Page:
The Ugly American Award

Years ago I read a book titled The Ugly American. The title’s reference was to the U.S. government and its unwillingness to understand another culture — in this case Viet Nam. Also, it referred to the central character, Homer Atkins, who was the “typical” American abroad: brash, loud, rude, and always calling attention to himself. As I say, the recollection is fuzzy.  But this stereotype may well fit a great many Americans abroad, though not all certainly. However, the characterization of this country as smug and ignorant of other cultures is spot on.

In any event, I think we should have a contest with an award for the ugliest American each year. My nomination for this year’s award is Rick Santorum. You remember Rick? He ran for President recently and his name is in the news again because he led the battle in the Senate against ratification of a United Nations treaty called “The Convention on the Rights of Persons With Disabilities.”A well-written op-ed piece by Gail Collins in the New York Times tells us about the recent vote in the Senate on that item:

Santorum is still in there swinging. Lately, he’s been on a crusade against a dangerous attempt by the United Nations to help disabled people around the world. This week, he won! The Senate refused to ratify a U.N. treaty on the subject. The vote, which fell five short of the necessary two-thirds majority, came right after 89-year-old Bob Dole, the former Republican leader and disabled war veteran, was wheeled into the chamber to urge passage.

“We did it,” Santorum tweeted in triumph.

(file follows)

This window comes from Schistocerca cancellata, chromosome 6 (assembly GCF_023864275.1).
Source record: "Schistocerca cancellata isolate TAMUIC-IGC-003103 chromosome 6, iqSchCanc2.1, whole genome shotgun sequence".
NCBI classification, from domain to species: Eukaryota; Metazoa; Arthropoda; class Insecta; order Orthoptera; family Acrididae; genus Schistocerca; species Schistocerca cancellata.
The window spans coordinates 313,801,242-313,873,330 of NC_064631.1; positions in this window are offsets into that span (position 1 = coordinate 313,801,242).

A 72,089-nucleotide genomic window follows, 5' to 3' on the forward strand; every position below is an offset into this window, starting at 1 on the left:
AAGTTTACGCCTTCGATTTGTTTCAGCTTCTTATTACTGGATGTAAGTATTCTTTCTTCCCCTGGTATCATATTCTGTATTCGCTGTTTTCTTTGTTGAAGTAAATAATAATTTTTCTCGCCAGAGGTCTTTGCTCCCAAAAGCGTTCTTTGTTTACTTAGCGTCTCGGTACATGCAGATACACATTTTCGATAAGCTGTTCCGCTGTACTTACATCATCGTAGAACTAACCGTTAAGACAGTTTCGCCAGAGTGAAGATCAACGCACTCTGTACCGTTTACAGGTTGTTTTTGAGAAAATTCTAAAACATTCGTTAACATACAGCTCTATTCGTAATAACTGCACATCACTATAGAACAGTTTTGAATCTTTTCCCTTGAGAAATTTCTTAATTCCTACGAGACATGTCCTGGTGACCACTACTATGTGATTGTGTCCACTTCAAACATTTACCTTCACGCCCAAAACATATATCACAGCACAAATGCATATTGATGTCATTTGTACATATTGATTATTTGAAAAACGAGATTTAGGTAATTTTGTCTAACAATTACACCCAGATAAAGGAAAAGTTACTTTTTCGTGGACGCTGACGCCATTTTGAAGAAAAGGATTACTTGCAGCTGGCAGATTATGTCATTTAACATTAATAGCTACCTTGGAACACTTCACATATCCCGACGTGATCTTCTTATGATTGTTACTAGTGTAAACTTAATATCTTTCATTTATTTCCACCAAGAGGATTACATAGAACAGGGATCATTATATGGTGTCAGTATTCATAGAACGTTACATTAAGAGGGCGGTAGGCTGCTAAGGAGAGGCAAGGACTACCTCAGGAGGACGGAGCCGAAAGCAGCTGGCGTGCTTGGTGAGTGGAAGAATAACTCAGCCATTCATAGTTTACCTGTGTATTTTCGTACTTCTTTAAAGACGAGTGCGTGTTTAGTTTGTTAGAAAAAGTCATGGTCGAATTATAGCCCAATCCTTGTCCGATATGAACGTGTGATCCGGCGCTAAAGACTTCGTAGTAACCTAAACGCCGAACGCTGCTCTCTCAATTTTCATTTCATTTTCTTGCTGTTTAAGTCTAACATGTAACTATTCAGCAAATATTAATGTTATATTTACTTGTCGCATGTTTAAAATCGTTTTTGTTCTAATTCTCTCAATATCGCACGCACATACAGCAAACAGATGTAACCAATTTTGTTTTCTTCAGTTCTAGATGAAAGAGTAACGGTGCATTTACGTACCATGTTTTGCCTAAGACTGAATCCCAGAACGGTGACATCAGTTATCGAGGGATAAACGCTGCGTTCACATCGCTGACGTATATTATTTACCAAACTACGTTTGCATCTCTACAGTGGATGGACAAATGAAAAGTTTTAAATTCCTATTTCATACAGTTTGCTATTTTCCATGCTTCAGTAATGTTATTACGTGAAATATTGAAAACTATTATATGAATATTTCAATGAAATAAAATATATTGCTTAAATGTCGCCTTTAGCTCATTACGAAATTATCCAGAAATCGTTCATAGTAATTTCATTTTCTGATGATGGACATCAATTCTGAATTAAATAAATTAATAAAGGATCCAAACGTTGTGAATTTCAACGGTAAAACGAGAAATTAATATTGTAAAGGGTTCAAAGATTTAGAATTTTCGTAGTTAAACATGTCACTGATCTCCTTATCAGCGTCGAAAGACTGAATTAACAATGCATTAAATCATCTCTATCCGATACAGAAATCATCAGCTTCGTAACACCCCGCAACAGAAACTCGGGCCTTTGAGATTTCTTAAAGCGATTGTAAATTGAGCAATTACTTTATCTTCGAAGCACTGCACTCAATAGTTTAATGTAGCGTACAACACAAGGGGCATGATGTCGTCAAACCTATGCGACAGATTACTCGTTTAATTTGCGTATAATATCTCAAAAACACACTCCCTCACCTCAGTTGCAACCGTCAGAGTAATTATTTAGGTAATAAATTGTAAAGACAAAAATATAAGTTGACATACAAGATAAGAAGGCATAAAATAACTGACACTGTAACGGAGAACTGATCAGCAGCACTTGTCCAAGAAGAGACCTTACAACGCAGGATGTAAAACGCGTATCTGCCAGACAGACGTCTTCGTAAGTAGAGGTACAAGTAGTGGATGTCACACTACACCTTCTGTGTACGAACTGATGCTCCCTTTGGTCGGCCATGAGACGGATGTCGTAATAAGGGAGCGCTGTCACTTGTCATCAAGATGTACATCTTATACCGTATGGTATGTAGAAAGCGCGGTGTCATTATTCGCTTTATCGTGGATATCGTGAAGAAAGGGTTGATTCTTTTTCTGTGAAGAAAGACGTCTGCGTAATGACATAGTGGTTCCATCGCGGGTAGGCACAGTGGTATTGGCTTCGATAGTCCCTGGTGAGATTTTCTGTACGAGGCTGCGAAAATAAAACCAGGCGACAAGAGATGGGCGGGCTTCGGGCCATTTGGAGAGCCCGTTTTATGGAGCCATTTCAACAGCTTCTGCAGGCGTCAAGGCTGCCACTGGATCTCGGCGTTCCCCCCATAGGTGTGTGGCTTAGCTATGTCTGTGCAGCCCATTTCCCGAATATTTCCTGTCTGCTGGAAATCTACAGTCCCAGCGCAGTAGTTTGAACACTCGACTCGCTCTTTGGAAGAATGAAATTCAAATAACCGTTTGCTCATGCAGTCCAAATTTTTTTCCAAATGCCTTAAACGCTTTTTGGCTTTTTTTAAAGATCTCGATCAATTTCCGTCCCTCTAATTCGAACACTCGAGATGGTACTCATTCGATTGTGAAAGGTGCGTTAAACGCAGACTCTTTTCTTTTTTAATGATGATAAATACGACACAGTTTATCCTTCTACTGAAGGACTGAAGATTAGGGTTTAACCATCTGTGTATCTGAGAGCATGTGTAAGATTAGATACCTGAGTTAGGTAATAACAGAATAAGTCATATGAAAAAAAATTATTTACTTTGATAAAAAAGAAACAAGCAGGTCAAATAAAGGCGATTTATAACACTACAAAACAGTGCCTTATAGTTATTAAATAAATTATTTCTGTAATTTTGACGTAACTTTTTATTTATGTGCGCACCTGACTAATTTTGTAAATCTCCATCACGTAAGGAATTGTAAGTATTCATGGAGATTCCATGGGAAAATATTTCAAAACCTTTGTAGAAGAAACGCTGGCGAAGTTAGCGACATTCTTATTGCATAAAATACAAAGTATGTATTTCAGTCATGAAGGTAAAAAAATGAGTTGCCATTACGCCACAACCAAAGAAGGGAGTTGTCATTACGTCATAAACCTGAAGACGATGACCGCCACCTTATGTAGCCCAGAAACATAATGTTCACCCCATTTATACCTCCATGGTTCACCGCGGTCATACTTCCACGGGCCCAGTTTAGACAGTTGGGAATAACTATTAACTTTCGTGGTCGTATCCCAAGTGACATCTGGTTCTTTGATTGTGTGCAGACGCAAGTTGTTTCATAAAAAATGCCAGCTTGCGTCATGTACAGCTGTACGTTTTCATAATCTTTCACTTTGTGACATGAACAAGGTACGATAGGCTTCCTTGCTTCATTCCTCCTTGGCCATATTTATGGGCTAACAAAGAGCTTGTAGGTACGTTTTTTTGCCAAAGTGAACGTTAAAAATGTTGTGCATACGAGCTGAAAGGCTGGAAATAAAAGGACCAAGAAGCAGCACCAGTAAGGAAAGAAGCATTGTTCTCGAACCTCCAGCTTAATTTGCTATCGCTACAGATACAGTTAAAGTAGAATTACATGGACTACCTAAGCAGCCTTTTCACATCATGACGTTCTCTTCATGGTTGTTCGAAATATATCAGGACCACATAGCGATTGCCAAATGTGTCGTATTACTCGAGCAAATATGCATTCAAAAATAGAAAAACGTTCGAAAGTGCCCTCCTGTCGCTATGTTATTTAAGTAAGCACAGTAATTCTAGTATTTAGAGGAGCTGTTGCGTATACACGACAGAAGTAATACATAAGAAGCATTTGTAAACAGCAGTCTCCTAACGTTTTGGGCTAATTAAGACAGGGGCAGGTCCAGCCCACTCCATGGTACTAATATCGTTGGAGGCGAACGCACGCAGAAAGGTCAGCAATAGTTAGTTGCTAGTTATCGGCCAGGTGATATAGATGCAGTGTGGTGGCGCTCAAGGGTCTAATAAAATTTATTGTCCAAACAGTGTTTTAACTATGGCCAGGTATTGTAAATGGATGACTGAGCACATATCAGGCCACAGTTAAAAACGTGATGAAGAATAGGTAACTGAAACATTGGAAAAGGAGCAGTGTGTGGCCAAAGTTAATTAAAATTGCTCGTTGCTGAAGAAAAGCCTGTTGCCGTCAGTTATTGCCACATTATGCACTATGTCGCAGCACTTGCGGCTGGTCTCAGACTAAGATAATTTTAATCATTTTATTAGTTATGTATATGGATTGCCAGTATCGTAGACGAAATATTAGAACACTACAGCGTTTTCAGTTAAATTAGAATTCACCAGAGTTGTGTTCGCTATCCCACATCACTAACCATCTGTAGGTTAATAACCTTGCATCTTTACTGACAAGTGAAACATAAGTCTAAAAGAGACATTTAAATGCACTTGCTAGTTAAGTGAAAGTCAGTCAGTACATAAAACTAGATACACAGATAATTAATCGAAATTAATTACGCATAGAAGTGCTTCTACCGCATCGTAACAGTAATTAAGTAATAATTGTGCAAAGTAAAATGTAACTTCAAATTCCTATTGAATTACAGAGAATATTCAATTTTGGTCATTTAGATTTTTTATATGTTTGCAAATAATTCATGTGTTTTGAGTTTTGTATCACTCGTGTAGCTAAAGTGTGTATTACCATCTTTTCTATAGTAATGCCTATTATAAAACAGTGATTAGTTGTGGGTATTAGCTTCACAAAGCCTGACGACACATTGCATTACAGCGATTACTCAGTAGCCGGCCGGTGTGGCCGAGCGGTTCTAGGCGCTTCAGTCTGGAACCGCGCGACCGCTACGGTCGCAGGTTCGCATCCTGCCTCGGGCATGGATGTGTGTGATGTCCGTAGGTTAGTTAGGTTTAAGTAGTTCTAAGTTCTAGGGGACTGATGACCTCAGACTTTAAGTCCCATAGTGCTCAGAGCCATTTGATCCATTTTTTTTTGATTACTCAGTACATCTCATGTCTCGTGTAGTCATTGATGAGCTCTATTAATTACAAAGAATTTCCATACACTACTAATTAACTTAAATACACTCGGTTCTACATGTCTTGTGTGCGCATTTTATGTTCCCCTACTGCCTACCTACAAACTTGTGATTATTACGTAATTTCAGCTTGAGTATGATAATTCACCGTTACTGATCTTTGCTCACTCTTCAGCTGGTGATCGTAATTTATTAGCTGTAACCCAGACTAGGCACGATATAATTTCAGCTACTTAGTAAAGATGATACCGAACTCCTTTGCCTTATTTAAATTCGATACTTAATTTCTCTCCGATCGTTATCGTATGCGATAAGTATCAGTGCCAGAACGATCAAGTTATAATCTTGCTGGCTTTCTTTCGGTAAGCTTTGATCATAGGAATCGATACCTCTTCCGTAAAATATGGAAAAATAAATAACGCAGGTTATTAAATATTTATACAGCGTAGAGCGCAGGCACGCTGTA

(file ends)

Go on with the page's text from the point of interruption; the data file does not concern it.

One does wonder where Santorum is coming from. He railed against the bill because he regarded it as “an assault on the family.” Apparently he is convinced that since the bill notes that “the best interests of the child shall be a primary consideration” this translates into an assault on the (American) family. I must confess I fail to connect the dots. He is worried about home schooling and the right of parents to keep their kids out of schools where they might be taught sex education (horrors!) and what science really is. Santorum is famous for his support of the “intelligent design” theory of creationism which he has said is “a legitimate scientific theory” and ought to be taught in the schools. But none of this explains his actions on the U.N. treaty. I simply wonder: it is hard to get inside a deranged head. But it is no surprise to discover that the billions of dollars that support the Tea Party are pushing this agenda. As Collins notes at the close of her piece:

The big worry was, of course, offending the Tea Party. The same Tea Party that pounded Mitt Romney into the presidential candidate we came to know and reject over the past election season. The same Tea Party that keeps threatening to wage primaries against incumbents who don’t do what they’re told. The Tea Party who made those threats work so well in the last election that Indiana now has a totally unforeseen Democratic senator.

In any event, the treaty was not ratified, sending a message to the rest of the world that this country doesn’t care about persons with disabilities. This message coupled with our armed presence around the world, coupled (again) with those vacationing Americans who do behave like Homer Atkins — all of these things combine, I say, to further the image of Americans as unfeeling, militant, small-minded, self-absorbed idiots.

However, I want to post a disclaimer: while the majority of the Senate apparently fits that mold and a growing number of Americans do so as well (as mounting evidence seems to suggest), none of my blog readers are in that mold. I sincerely hope I am not, and most of my friends are not — to my knowledge. Indeed, I would hope that most Americans don’t fit such an ugly mold. But there it is thanks to people like Rick Santorum, my nominee for Ugly American of the Year.